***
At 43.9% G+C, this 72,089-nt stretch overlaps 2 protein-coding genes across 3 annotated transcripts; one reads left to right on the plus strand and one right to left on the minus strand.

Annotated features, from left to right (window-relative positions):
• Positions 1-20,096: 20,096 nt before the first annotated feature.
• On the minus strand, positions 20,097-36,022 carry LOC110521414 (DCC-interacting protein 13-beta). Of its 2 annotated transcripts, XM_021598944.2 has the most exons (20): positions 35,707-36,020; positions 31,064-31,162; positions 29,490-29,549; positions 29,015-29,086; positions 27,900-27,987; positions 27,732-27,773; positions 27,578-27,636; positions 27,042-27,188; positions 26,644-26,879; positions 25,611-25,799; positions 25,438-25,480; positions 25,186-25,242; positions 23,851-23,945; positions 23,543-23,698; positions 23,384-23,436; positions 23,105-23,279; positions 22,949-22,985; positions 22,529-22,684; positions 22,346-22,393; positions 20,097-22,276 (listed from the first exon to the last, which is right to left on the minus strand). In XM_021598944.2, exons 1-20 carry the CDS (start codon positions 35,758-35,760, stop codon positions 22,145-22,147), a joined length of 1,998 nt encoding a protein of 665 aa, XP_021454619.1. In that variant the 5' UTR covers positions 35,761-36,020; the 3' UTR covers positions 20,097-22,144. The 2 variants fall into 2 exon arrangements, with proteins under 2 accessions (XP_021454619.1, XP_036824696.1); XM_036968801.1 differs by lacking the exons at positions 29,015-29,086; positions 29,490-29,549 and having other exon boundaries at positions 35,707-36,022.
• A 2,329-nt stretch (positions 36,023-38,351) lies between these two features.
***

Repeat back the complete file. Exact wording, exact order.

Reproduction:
At 43.9% G+C, this 72,089-nt stretch overlaps 2 protein-coding genes across 3 annotated transcripts; one reads left to right on the plus strand and one right to left on the minus strand.

Annotated features, from left to right (window-relative positions):
• Positions 1-20,096: 20,096 nt before the first annotated feature.
• On the minus strand, positions 20,097-36,022 carry LOC110521414 (DCC-interacting protein 13-beta). Of its 2 annotated transcripts, XM_021598944.2 has the most exons (20): positions 35,707-36,020; positions 31,064-31,162; positions 29,490-29,549; positions 29,015-29,086; positions 27,900-27,987; positions 27,732-27,773; positions 27,578-27,636; positions 27,042-27,188; positions 26,644-26,879; positions 25,611-25,799; positions 25,438-25,480; positions 25,186-25,242; positions 23,851-23,945; positions 23,543-23,698; positions 23,384-23,436; positions 23,105-23,279; positions 22,949-22,985; positions 22,529-22,684; positions 22,346-22,393; positions 20,097-22,276 (listed from the first exon to the last, which is right to left on the minus strand). In XM_021598944.2, exons 1-20 carry the CDS (start codon positions 35,758-35,760, stop codon positions 22,145-22,147), a joined length of 1,998 nt encoding a protein of 665 aa, XP_021454619.1. In that variant the 5' UTR covers positions 35,761-36,020; the 3' UTR covers positions 20,097-22,144. The 2 variants fall into 2 exon arrangements, with proteins under 2 accessions (XP_021454619.1, XP_036824696.1); XM_036968801.1 differs by lacking the exons at positions 29,015-29,086; positions 29,490-29,549 and having other exon boundaries at positions 35,707-36,022.
• A 2,329-nt stretch (positions 36,023-38,351) lies between these two features.